- “We regret to announce that as of December 18, 2002, Celox Networks has suspended operations and has begun the process of permanently closing the business. It had become increasingly clear that carrier CapEx spending would not return in the foreseeable future. As a result, we could not reasonably expect to execute on our business plan.”
The company burned through a total of $155 million of venture funding in roughly four years to create its SCx 192, an IP switch with an 80-Gbit/s backplane that the startup claimed could support OC192 packet processing and six million simultaneous users (see Celox Bags $80M Funding Round).
For a while, Alcatel SA (NYSE: ALA; Paris: CGEP:PA) was rumored to be interested in the SCx 192, but in the end nothing materialized. And although the switch made it to the AT&T Corp. (NYSE: T) labs, trials never generated any meaningful revenue. Celox also hoped to land a big contract with the U.S. federal government to build out a secure IP network, say sources, but the bidding process was extremely slow. With no other real prospects in the pipeline for the next six to 12 months, the venture capitalists backing the company were unable to continue funding.
Celox wound up laying off approximately 125 people in its Southborough, Mass., facility. It closed its development site in St. Louis this summer, laying off 90 people (see Meet Me in Southborough, MA?). “Celox is a case of simply dying on the vine, within eyeshot of a rising river,” says Scott Clavenna, president of PointEast Research LLC and director of research at Light Reading.
But some analysts say that Celox’s market was simply doomed. They say the need for IP service switches is waning, as much of the functionality is becoming incorporated into existing edge routing platforms. Cisco Systems Inc. (Nasdaq: CSCO) and Juniper Networks Inc. (Nasdaq: JNPR), for instance, have released various versions of software to create IP VPNs, aggregate traffic, and enable other IP services (see Edge Routing Gets Service Friendly ).
“There aren’t too many IP networks out there that don’t have Cisco routers in them,” says Curtis Price, an analyst with Stratecast Partners. “It’s much easier to upgrade what you already have than to deploy something completely new. Carriers are looking to cut operational costs and squeeze as much as they can out of what they have.”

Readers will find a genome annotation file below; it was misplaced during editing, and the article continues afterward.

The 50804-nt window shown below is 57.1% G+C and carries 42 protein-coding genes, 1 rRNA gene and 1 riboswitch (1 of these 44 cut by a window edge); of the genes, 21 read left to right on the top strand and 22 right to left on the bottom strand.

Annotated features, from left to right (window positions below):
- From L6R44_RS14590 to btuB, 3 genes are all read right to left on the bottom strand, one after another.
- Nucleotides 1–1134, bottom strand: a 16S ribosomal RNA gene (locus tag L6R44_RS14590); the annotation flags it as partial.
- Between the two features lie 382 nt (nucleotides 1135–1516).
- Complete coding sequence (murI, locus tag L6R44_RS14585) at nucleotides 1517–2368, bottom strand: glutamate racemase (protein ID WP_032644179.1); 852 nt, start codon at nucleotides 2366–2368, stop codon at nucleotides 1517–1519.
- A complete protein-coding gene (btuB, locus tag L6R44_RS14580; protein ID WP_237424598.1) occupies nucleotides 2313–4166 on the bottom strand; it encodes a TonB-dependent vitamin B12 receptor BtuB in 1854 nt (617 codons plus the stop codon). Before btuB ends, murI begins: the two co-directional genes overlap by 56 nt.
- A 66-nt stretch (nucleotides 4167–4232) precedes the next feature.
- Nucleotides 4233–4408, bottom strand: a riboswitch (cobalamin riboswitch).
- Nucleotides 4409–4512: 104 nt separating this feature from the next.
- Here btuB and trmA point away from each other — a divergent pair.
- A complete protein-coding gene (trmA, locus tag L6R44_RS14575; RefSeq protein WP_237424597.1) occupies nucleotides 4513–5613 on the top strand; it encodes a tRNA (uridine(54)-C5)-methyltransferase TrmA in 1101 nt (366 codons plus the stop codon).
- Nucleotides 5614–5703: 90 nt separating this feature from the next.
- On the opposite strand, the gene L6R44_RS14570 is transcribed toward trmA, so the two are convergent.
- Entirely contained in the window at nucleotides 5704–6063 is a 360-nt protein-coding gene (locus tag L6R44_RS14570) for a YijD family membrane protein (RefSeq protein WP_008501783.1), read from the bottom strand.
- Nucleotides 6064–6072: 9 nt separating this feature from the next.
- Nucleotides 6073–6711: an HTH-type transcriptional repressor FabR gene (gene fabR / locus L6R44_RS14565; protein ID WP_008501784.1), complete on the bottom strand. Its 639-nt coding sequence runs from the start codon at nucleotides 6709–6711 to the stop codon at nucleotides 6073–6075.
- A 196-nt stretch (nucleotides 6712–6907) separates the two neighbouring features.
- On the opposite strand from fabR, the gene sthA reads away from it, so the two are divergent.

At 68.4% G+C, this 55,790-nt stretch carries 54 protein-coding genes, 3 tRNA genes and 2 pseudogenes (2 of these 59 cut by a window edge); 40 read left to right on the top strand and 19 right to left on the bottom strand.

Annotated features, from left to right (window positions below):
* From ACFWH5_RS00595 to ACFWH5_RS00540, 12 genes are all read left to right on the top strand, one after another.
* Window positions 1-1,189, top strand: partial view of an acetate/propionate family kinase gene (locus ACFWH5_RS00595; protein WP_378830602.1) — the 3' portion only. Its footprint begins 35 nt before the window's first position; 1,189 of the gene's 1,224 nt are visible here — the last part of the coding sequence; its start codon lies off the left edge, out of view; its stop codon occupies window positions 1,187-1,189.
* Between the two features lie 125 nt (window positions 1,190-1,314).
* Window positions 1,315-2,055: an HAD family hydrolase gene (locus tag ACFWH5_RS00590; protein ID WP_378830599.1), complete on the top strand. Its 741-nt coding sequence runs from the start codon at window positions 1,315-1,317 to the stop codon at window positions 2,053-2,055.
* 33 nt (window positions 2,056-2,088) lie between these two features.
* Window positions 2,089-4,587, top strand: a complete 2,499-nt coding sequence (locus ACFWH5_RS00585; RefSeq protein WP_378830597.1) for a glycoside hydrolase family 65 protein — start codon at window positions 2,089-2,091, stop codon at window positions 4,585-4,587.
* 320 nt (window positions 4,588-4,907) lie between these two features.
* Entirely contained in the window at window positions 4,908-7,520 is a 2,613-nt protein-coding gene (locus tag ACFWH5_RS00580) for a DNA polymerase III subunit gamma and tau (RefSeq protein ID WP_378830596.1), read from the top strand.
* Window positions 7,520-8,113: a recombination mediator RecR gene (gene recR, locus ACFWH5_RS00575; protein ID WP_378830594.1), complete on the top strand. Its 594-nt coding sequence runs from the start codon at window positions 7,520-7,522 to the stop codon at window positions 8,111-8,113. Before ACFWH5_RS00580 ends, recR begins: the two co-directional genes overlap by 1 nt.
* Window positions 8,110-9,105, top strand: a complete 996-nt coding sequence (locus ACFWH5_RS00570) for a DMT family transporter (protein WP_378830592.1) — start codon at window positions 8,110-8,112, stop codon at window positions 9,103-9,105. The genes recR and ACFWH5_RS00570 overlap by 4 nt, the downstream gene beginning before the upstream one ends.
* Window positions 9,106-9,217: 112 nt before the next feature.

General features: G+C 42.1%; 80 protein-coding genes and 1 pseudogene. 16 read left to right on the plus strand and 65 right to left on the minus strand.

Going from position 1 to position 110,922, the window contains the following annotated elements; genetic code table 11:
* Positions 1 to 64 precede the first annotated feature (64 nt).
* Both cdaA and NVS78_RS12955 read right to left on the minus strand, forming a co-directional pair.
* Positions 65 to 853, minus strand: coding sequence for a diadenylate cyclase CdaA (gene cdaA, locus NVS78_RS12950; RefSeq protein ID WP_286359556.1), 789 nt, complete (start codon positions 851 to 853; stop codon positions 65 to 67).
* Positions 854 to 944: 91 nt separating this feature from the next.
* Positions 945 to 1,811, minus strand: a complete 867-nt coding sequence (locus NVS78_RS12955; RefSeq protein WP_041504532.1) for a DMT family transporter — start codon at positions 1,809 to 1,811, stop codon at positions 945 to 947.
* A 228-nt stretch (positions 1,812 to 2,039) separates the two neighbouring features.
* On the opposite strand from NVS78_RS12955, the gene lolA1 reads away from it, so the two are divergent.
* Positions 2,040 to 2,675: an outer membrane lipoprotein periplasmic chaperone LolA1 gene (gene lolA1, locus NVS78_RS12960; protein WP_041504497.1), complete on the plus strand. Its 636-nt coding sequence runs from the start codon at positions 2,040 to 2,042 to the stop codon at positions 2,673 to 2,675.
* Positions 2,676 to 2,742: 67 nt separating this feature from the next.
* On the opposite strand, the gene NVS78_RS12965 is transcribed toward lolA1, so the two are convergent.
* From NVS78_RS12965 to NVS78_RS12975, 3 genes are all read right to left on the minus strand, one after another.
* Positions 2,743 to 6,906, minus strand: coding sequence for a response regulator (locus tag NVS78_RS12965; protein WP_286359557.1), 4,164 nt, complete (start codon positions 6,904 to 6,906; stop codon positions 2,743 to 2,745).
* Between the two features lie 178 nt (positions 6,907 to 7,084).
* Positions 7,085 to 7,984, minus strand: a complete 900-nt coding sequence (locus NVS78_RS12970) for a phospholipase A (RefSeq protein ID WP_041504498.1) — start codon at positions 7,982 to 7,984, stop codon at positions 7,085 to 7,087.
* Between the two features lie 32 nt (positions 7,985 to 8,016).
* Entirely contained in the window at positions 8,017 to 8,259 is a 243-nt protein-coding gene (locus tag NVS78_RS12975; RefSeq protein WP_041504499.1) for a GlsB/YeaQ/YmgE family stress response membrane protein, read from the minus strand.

Other startups targeting the IP service market have been struggling, as well. Corona Networks Inc., which makes an IP edge aggregation device, also recently laid off a large number of employees and is rumored to be on its last legs (see Headcount: Shopping, Lifting, Moving On). Ellacoya Networks Inc., which first marketed itself as a broadband aggregation and IP services company, completely changed its strategy and is now targeting the cable market with a smaller box focused on bandwidth policing (see Startup Renaissance in Cable Market).
Larger, public companies are also struggling in this market. Lucent Technologies Inc. (NYSE: LU) recently cancelled its SpringTide product (see Lucent Silences SpringTide). CoSine Communications Inc. (Nasdaq: COSN), which specializes in offering network-based VPN and firewall services, only reported $5 million in revenue for the third quarter of 2002 (see CoSine's Quest for Cash). Nortel Networks Corp. (NYSE/Toronto: NT) is still selling its Shasta product, though analysts speculate it isn't selling a lot of them.
Bert Whyte, director and CEO of Network Equipment Technologies Inc. (net.com) (NYSE: NWK), says carriers have been interested in service creation, but that most of the Scream boxes his company sells are for ATM and Broadband Remote Access Server (B-RAS) functionality.
“The reality is that no one is buying anything,” he says. “They are very interested in service creation, but I don't think they'll be deploying it until 2004.”
— Marguerite Reardon, Senior Editor, Light Reading